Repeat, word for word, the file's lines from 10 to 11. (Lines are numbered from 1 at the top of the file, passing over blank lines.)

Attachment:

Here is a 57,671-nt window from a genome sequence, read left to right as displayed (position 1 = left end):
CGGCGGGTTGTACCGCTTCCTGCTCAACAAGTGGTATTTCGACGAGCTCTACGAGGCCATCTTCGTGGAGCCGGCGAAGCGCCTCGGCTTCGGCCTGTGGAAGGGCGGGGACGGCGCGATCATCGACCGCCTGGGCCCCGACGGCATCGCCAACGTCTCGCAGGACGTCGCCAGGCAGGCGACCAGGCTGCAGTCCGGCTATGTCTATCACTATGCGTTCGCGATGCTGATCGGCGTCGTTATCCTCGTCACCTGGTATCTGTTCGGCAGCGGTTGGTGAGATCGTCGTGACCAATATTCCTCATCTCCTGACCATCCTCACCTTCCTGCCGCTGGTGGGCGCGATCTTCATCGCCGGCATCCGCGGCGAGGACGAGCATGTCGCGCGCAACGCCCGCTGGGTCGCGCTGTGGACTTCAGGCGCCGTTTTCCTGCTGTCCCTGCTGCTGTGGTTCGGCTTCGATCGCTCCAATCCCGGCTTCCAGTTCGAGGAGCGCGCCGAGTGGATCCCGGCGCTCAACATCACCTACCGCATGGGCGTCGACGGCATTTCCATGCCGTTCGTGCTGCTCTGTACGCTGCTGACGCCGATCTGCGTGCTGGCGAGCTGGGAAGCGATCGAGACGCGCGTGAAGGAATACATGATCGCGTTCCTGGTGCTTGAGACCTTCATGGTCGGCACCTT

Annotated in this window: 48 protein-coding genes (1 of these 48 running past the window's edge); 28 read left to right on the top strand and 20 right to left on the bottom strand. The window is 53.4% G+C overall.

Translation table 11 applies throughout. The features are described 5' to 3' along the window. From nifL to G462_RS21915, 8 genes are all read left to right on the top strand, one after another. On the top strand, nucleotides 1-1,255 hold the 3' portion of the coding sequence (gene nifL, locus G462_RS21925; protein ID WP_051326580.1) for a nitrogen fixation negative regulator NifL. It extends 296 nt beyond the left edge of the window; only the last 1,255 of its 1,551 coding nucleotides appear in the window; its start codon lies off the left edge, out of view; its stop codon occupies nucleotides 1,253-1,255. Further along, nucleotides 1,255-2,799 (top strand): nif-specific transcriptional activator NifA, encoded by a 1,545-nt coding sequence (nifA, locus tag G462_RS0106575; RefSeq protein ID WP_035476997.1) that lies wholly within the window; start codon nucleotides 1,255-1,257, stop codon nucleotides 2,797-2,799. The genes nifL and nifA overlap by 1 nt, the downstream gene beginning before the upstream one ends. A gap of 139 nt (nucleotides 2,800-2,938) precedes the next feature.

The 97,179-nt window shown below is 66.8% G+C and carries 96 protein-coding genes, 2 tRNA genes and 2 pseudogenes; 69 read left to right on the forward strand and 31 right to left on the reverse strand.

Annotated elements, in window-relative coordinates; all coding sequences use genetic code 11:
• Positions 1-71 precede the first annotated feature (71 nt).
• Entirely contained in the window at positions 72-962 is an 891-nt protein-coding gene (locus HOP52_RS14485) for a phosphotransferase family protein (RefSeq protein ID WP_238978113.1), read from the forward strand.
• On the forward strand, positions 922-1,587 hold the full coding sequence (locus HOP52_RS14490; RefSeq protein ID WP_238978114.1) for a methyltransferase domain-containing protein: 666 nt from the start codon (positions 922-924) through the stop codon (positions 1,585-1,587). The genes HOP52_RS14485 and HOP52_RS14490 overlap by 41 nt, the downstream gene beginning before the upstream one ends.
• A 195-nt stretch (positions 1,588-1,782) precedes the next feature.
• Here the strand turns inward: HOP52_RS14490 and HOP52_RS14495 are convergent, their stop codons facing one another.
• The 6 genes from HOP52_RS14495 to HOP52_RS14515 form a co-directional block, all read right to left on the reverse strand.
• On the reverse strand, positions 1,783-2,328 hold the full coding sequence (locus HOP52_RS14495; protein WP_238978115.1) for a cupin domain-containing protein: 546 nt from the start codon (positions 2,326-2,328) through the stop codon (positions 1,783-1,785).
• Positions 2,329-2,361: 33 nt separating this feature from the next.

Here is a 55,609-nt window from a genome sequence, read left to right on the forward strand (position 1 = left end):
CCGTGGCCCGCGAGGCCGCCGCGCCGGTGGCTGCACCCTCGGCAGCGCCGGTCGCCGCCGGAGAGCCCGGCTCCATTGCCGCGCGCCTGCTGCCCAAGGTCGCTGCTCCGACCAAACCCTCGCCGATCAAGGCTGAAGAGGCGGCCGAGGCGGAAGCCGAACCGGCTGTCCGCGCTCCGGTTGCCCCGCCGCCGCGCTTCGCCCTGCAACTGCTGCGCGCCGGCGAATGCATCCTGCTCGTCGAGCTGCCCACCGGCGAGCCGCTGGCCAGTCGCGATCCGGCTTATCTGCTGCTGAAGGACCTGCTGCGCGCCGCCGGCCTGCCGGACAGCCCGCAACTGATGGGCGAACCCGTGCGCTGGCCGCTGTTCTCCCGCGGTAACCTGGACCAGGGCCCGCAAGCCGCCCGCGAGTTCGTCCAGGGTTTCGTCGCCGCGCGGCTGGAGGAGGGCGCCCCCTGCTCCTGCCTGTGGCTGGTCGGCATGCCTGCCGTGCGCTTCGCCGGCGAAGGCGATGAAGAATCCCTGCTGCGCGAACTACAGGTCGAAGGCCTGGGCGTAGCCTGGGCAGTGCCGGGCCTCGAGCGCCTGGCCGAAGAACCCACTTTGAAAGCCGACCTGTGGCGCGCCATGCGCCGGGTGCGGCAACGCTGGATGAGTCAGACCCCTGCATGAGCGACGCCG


• A 195-nt stretch (positions 1,588-1,782) precedes the next feature.
• Here the strand turns inward: HOP52_RS14490 and HOP52_RS14495 are convergent, their stop codons facing one another.